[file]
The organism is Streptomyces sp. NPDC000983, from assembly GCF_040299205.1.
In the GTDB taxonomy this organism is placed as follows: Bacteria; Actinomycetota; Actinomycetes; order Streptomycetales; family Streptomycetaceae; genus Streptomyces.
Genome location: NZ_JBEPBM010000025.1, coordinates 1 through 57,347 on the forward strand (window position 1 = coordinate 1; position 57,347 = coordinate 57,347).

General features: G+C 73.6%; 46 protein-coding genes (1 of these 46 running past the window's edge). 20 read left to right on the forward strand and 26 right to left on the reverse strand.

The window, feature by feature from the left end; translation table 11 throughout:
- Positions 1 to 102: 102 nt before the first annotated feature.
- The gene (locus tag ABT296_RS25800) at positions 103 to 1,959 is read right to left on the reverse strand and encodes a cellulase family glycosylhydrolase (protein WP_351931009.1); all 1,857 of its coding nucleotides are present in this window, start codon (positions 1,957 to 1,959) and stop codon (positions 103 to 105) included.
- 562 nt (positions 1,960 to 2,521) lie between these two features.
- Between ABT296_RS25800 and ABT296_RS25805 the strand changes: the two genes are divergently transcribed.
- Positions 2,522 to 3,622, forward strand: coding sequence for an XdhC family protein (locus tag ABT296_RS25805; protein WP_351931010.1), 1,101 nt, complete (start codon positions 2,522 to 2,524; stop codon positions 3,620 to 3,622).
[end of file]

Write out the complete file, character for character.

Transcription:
The organism is Streptomyces sp. NPDC000983, from assembly GCF_040299205.1.
In the GTDB taxonomy this organism is placed as follows: Bacteria; Actinomycetota; Actinomycetes; order Streptomycetales; family Streptomycetaceae; genus Streptomyces.
Genome location: NZ_JBEPBM010000025.1, coordinates 1 through 57,347 on the forward strand (window position 1 = coordinate 1; position 57,347 = coordinate 57,347).

General features: G+C 73.6%; 46 protein-coding genes (1 of these 46 running past the window's edge). 20 read left to right on the forward strand and 26 right to left on the reverse strand.

The window, feature by feature from the left end; translation table 11 throughout:
- Positions 1 to 102: 102 nt before the first annotated feature.
- The gene (locus tag ABT296_RS25800) at positions 103 to 1,959 is read right to left on the reverse strand and encodes a cellulase family glycosylhydrolase (protein WP_351931009.1); all 1,857 of its coding nucleotides are present in this window, start codon (positions 1,957 to 1,959) and stop codon (positions 103 to 105) included.
- 562 nt (positions 1,960 to 2,521) lie between these two features.
- Between ABT296_RS25800 and ABT296_RS25805 the strand changes: the two genes are divergently transcribed.
- Positions 2,522 to 3,622, forward strand: coding sequence for an XdhC family protein (locus tag ABT296_RS25805; protein WP_351931010.1), 1,101 nt, complete (start codon positions 2,522 to 2,524; stop codon positions 3,620 to 3,622).